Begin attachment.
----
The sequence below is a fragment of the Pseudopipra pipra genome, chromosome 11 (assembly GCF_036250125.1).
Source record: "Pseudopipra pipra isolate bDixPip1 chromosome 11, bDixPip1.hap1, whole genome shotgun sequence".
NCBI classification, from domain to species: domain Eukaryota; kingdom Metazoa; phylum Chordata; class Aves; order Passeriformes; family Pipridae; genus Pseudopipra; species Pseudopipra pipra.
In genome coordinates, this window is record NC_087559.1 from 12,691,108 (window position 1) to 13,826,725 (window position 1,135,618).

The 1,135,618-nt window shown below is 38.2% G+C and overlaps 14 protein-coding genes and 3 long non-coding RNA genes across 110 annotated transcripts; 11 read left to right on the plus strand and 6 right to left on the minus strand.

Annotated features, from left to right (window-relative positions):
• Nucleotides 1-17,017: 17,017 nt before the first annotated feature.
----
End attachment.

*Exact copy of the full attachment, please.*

The sequence below is a fragment of the Pseudopipra pipra genome, chromosome 11 (assembly GCF_036250125.1).
Source record: "Pseudopipra pipra isolate bDixPip1 chromosome 11, bDixPip1.hap1, whole genome shotgun sequence".
NCBI classification, from domain to species: domain Eukaryota; kingdom Metazoa; phylum Chordata; class Aves; order Passeriformes; family Pipridae; genus Pseudopipra; species Pseudopipra pipra.
In genome coordinates, this window is record NC_087559.1 from 12,691,108 (window position 1) to 13,826,725 (window position 1,135,618).

The 1,135,618-nt window shown below is 38.2% G+C and overlaps 14 protein-coding genes and 3 long non-coding RNA genes across 110 annotated transcripts; 11 read left to right on the plus strand and 6 right to left on the minus strand.

Annotated features, from left to right (window-relative positions):
• Nucleotides 1-17,017: 17,017 nt before the first annotated feature.